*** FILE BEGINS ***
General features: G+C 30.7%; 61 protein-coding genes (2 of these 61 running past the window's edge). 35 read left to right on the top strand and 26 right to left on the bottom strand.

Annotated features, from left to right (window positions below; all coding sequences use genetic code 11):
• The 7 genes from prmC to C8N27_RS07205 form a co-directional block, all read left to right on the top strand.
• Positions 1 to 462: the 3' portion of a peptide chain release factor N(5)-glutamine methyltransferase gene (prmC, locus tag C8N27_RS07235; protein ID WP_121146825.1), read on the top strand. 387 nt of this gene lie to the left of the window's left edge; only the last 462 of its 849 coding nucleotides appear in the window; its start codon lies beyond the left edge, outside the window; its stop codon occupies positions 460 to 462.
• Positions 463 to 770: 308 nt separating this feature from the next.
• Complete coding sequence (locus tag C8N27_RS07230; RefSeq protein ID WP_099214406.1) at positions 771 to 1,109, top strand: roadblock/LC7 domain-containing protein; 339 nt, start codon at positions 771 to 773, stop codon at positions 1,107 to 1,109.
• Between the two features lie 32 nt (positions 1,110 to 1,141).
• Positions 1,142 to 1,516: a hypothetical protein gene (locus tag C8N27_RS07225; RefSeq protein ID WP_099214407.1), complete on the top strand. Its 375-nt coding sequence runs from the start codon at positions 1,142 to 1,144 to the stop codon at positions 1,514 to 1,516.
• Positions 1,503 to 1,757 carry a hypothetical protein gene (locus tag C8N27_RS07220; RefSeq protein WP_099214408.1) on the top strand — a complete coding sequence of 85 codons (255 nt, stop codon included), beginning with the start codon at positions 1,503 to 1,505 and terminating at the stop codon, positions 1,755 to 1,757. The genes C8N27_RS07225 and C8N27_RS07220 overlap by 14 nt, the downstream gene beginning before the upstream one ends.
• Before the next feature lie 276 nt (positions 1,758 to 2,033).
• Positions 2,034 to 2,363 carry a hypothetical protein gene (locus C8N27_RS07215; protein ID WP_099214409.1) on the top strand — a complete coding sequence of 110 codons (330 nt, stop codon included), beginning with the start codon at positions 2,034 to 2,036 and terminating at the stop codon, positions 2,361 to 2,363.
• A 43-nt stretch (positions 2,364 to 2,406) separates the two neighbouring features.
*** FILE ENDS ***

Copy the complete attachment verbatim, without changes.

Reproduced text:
General features: G+C 30.7%; 61 protein-coding genes (2 of these 61 running past the window's edge). 35 read left to right on the top strand and 26 right to left on the bottom strand.

Annotated features, from left to right (window positions below; all coding sequences use genetic code 11):
• The 7 genes from prmC to C8N27_RS07205 form a co-directional block, all read left to right on the top strand.
• Positions 1 to 462: the 3' portion of a peptide chain release factor N(5)-glutamine methyltransferase gene (prmC, locus tag C8N27_RS07235; protein ID WP_121146825.1), read on the top strand. 387 nt of this gene lie to the left of the window's left edge; only the last 462 of its 849 coding nucleotides appear in the window; its start codon lies beyond the left edge, outside the window; its stop codon occupies positions 460 to 462.
• Positions 463 to 770: 308 nt separating this feature from the next.
• Complete coding sequence (locus tag C8N27_RS07230; RefSeq protein ID WP_099214406.1) at positions 771 to 1,109, top strand: roadblock/LC7 domain-containing protein; 339 nt, start codon at positions 771 to 773, stop codon at positions 1,107 to 1,109.
• Between the two features lie 32 nt (positions 1,110 to 1,141).
• Positions 1,142 to 1,516: a hypothetical protein gene (locus tag C8N27_RS07225; RefSeq protein ID WP_099214407.1), complete on the top strand. Its 375-nt coding sequence runs from the start codon at positions 1,142 to 1,144 to the stop codon at positions 1,514 to 1,516.
• Positions 1,503 to 1,757 carry a hypothetical protein gene (locus tag C8N27_RS07220; RefSeq protein WP_099214408.1) on the top strand — a complete coding sequence of 85 codons (255 nt, stop codon included), beginning with the start codon at positions 1,503 to 1,505 and terminating at the stop codon, positions 1,755 to 1,757. The genes C8N27_RS07225 and C8N27_RS07220 overlap by 14 nt, the downstream gene beginning before the upstream one ends.
• Before the next feature lie 276 nt (positions 1,758 to 2,033).
• Positions 2,034 to 2,363 carry a hypothetical protein gene (locus C8N27_RS07215; protein ID WP_099214409.1) on the top strand — a complete coding sequence of 110 codons (330 nt, stop codon included), beginning with the start codon at positions 2,034 to 2,036 and terminating at the stop codon, positions 2,361 to 2,363.
• A 43-nt stretch (positions 2,364 to 2,406) separates the two neighbouring features.